I had something weird happen the other day. I received a call from a company saying that Katie, my coworker when I worked retail, had listed me as her manager and they wanted to know about her work ethic, etc.

Katie was a seasonal worker and I was a part-timer. I was never Katie’s manager. I would have been considered a senior coworker because I had been there longer but I had no managerial power over her. She was seasonal so never got a performance review (performance reviews were for people who worked in the company for a year). The only manager thing I really did was tell her stuff like:“Hey, Boss says we need to move this. Can you help me with that?” Or “Hey, why don’t you go straighten up that part of the floor?” I usually worked the night shift as did Katie and our actual manager usually worked the day shift. I acknowledge that I may have seemed like a manager to Katie but she never told me she was putting me down as a reference and, in fact, we never spoke after the season we worked together.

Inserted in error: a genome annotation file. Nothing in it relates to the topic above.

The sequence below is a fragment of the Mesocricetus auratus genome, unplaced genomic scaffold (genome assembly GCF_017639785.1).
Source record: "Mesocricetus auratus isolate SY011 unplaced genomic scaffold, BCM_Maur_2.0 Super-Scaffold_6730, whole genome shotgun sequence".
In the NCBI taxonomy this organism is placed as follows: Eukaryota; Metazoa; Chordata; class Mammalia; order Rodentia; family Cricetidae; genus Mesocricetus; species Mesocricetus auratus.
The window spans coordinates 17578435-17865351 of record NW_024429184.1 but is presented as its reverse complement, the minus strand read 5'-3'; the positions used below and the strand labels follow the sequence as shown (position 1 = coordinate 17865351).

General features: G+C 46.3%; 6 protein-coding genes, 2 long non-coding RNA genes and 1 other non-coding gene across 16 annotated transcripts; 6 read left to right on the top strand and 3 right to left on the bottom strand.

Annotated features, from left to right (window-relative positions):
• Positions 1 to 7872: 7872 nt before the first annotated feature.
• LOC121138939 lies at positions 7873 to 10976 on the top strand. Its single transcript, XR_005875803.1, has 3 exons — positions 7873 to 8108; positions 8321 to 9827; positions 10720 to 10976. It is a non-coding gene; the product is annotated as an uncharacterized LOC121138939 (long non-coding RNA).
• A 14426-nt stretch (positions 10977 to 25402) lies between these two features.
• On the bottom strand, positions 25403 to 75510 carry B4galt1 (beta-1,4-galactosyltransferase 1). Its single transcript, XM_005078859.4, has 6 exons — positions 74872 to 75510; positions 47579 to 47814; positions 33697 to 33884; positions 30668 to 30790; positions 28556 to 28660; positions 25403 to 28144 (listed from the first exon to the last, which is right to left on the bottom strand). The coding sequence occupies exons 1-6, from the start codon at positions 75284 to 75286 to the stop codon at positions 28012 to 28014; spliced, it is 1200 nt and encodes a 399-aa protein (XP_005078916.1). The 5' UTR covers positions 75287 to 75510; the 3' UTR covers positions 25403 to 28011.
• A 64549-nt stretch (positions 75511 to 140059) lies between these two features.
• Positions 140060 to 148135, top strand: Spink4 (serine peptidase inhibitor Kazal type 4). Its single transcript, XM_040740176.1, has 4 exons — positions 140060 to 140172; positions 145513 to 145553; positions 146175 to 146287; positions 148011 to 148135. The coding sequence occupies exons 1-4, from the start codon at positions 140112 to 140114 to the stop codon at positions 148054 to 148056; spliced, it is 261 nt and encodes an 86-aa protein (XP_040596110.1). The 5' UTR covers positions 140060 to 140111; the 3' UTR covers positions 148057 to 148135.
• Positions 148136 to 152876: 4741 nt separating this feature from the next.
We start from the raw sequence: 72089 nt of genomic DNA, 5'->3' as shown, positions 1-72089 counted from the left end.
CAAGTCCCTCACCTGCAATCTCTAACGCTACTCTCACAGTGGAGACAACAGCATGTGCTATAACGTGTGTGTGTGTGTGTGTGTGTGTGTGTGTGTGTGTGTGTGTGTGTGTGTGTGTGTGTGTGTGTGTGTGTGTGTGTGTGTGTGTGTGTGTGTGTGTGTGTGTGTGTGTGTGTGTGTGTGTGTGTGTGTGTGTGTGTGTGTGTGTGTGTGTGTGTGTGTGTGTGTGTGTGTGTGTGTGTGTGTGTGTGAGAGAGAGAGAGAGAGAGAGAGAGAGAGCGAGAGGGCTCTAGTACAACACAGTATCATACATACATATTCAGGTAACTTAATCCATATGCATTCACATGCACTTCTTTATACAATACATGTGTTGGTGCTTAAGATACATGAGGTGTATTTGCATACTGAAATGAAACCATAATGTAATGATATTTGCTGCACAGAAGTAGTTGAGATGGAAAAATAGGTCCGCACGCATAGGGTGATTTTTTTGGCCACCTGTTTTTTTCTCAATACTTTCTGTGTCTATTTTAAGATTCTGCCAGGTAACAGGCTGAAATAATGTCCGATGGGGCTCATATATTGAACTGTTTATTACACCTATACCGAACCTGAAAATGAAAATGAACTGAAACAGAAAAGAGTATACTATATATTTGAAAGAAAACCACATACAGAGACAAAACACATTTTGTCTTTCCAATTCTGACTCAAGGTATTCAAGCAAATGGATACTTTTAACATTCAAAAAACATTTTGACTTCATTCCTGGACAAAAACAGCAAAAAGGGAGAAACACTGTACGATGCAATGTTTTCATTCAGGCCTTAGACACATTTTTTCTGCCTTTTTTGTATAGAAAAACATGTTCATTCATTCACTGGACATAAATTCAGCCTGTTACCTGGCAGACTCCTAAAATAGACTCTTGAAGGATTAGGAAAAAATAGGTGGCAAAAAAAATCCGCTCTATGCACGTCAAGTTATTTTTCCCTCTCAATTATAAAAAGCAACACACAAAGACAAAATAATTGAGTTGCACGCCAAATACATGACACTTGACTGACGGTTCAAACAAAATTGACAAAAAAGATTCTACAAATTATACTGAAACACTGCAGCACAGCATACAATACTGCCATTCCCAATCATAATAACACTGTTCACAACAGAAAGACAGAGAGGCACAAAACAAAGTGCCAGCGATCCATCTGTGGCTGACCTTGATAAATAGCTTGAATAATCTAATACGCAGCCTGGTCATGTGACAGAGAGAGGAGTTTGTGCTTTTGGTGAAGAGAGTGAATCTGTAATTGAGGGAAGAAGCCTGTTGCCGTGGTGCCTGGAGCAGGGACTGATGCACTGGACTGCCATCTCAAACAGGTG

I was honest with the caller saying that we had been coworkers and I was not her manager but she’d been a good coworker for the short time we worked together. I have no idea if she got the job. But, like, what would be the best way to handle this?

You handled it correctly: you were honest about your role relative to hers and how long you worked together, and you gave an honest assessment within that context. Ideally you would have included something like, “Our manager usually worked a different shift from us and I’d been there longer than Katie, so that might be why she put me down” but it’s not a huge deal that you didn’t; it’s not your job to explain why Katie picked the references she did (and I imagine you were caught off-guard anyway since she didn’t check in with you before listing you).